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I had the a very close problem once a while ago.
I don't know how movement in SDL works, but did you think about making a very basic collision handling? If you know the position, height and width of every object, in a very simple case you only have to check in the player movement routine if the next step collided with one of these objects. This should work and be only a couple of lines of code.
If you then wanted to optimise it, you could try to only check objects that are currently visible or near to the player.
MrHallows401y@Benedikt Well, I keep thinking that it might partly be due to the placement of my movement/collision code within the codebase, too. The GameObject base class is structured with the HandleInput > Update > Render pattern and I guess I'm not exactly sure how to properly handle the code for input, movement and collision detection/resolution separately. In the hustle and bustle of trying to make it work, the "complexity" of the code tends to increase, but I always feel like it should be short, simple and succinct, but I just don't know how to execute it correctly. Do you know what I mean?
Hazarth11411y@MrHallows I dont know what you have, but you should have a World singleton somewhere (or passed in some kind of context). Or even a message passing/event system that lets the colliding object know what it collided with, and how far inside the other thing it is. After that you just need to pull it back by that much. This is trivial for circular and AABB collisions. Much harder for polygons, keep it simple for now as platforms dont need a super precise collision. Maybe if you can be more specific about your architecture and whats breaking I could help more.
Nanos94821yEven worse then there are bugs in the compiler/language itself and it isn't your fault..
As such you have to discover these and find workarounds.
I suggest starting from the very very beginning of your code and comment out everything but one task at a time, watch it run, study it, see if there is a memory leak.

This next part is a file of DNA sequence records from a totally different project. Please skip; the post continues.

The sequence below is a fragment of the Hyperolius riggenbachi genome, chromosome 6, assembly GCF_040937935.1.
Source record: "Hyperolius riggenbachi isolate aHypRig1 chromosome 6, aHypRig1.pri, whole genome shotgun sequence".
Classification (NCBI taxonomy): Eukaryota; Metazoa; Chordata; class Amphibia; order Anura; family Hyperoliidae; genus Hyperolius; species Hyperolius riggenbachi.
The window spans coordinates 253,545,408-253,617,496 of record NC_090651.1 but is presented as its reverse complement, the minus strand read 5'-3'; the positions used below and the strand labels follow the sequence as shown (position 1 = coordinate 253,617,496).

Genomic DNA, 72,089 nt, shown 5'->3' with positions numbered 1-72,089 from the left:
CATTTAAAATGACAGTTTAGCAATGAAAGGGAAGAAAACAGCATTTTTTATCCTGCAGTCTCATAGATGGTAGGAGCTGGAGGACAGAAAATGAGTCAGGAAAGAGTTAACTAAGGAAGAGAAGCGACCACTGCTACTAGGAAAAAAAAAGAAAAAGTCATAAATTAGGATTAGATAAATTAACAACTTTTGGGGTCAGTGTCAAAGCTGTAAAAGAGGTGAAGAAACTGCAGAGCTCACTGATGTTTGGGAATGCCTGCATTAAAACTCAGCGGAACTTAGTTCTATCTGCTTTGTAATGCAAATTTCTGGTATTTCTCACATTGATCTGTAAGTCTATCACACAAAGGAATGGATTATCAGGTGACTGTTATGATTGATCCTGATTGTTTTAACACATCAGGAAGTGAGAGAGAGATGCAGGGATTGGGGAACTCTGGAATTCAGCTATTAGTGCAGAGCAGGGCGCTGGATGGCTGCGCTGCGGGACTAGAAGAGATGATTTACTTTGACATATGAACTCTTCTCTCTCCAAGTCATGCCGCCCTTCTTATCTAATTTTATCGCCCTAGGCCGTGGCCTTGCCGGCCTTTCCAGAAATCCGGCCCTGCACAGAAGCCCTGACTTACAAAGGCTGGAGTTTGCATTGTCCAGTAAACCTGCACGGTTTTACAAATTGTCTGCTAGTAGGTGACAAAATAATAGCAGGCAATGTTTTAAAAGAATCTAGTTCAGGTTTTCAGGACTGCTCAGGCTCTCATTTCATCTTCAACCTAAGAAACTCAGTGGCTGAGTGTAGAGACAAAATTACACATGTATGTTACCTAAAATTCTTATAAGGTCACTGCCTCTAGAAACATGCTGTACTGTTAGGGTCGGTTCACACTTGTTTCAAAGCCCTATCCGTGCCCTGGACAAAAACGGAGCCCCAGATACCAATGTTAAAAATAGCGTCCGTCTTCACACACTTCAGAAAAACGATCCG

If there is, and you can't figure out why, rewrite the code to do the same task in a different way, and see if you still get the memory leak.
Yes it can take an absolute forever to achieve a perfect working piece of software this way, but you can do it. :-)
You can also cheat and include memory clearing up routines to fix the issue from the other side of the fence so to speak.
It's a very slow process and folk ask me why it might take me a month to code a simple function when they can do the same thing in an hour.
Yes, but mine is perfect, your's crashes on 10% of users machines in the first hour..
Nanos94821y2D collision detection pixel perfect ?
Eg. checking if pixel from object A is in the same place as pixel from object B ?
Or the, circle around object A overlaps circle around object B approach ? (I prefer pixel perfect, so it is more realistic and you can miss collisions by a gnats whisker !)
Library routines ?
pfs5381yWhat problems are you having exactly? I have some experience coding 2d platformer engines ;)
xjose97x15Just saw a variable in C named like this: long time_ago; //in a galaxy far away I laughed no stop.
Unskipp24So this happened last night... Gf: my favorite bra is not fitting me anymore Me: get a new one ? Gf: but it ...
sam966912Hats off to this lady .... I would have just flipped the machine